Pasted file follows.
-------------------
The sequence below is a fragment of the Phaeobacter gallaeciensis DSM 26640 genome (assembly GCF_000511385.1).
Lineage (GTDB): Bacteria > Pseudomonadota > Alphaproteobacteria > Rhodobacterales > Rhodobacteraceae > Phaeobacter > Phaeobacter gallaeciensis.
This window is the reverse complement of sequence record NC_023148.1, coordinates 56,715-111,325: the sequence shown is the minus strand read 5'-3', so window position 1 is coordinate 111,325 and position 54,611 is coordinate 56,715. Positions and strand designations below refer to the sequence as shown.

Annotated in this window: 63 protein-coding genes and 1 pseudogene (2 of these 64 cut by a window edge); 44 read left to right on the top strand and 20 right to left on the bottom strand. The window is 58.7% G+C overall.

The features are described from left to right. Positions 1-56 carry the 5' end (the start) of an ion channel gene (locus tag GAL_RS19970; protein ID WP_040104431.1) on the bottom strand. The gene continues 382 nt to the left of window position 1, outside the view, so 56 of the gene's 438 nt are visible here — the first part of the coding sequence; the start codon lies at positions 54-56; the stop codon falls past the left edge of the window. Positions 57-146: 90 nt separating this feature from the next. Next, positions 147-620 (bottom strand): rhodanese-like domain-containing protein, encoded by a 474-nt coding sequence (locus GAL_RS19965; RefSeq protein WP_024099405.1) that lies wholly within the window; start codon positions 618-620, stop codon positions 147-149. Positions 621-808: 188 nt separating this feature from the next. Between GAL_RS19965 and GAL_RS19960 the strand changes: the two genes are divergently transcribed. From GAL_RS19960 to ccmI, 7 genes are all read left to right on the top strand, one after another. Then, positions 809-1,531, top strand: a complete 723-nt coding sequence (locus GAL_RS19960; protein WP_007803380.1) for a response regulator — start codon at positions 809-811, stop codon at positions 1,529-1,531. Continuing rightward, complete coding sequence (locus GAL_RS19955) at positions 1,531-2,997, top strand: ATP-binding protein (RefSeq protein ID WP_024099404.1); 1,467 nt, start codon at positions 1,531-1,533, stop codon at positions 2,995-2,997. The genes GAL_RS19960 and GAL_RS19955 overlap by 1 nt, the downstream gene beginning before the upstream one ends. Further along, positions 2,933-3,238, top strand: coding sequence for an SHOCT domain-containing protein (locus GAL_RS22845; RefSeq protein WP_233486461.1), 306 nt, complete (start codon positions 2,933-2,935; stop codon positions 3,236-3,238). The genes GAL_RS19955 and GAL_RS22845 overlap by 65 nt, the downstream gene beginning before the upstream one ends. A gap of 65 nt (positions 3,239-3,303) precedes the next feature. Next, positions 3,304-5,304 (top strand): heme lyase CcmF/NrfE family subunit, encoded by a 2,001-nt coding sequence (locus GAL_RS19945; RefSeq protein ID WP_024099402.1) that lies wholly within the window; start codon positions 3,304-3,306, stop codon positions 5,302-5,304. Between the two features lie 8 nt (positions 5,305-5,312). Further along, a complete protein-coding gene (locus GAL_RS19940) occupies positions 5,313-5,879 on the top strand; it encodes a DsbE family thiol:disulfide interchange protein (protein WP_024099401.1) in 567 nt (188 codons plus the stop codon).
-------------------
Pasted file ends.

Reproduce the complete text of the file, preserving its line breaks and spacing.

The sequence below is a fragment of the Phaeobacter gallaeciensis DSM 26640 genome (assembly GCF_000511385.1).
Lineage (GTDB): Bacteria > Pseudomonadota > Alphaproteobacteria > Rhodobacterales > Rhodobacteraceae > Phaeobacter > Phaeobacter gallaeciensis.
This window is the reverse complement of sequence record NC_023148.1, coordinates 56,715-111,325: the sequence shown is the minus strand read 5'-3', so window position 1 is coordinate 111,325 and position 54,611 is coordinate 56,715. Positions and strand designations below refer to the sequence as shown.

Annotated in this window: 63 protein-coding genes and 1 pseudogene (2 of these 64 cut by a window edge); 44 read left to right on the top strand and 20 right to left on the bottom strand. The window is 58.7% G+C overall.

The features are described from left to right. Positions 1-56 carry the 5' end (the start) of an ion channel gene (locus tag GAL_RS19970; protein ID WP_040104431.1) on the bottom strand. The gene continues 382 nt to the left of window position 1, outside the view, so 56 of the gene's 438 nt are visible here — the first part of the coding sequence; the start codon lies at positions 54-56; the stop codon falls past the left edge of the window. Positions 57-146: 90 nt separating this feature from the next. Next, positions 147-620 (bottom strand): rhodanese-like domain-containing protein, encoded by a 474-nt coding sequence (locus GAL_RS19965; RefSeq protein WP_024099405.1) that lies wholly within the window; start codon positions 618-620, stop codon positions 147-149. Positions 621-808: 188 nt separating this feature from the next. Between GAL_RS19965 and GAL_RS19960 the strand changes: the two genes are divergently transcribed. From GAL_RS19960 to ccmI, 7 genes are all read left to right on the top strand, one after another. Then, positions 809-1,531, top strand: a complete 723-nt coding sequence (locus GAL_RS19960; protein WP_007803380.1) for a response regulator — start codon at positions 809-811, stop codon at positions 1,529-1,531. Continuing rightward, complete coding sequence (locus GAL_RS19955) at positions 1,531-2,997, top strand: ATP-binding protein (RefSeq protein ID WP_024099404.1); 1,467 nt, start codon at positions 1,531-1,533, stop codon at positions 2,995-2,997. The genes GAL_RS19960 and GAL_RS19955 overlap by 1 nt, the downstream gene beginning before the upstream one ends. Further along, positions 2,933-3,238, top strand: coding sequence for an SHOCT domain-containing protein (locus GAL_RS22845; RefSeq protein WP_233486461.1), 306 nt, complete (start codon positions 2,933-2,935; stop codon positions 3,236-3,238). The genes GAL_RS19955 and GAL_RS22845 overlap by 65 nt, the downstream gene beginning before the upstream one ends. A gap of 65 nt (positions 3,239-3,303) precedes the next feature. Next, positions 3,304-5,304 (top strand): heme lyase CcmF/NrfE family subunit, encoded by a 2,001-nt coding sequence (locus GAL_RS19945; RefSeq protein ID WP_024099402.1) that lies wholly within the window; start codon positions 3,304-3,306, stop codon positions 5,302-5,304. Between the two features lie 8 nt (positions 5,305-5,312). Further along, a complete protein-coding gene (locus GAL_RS19940) occupies positions 5,313-5,879 on the top strand; it encodes a DsbE family thiol:disulfide interchange protein (protein WP_024099401.1) in 567 nt (188 codons plus the stop codon).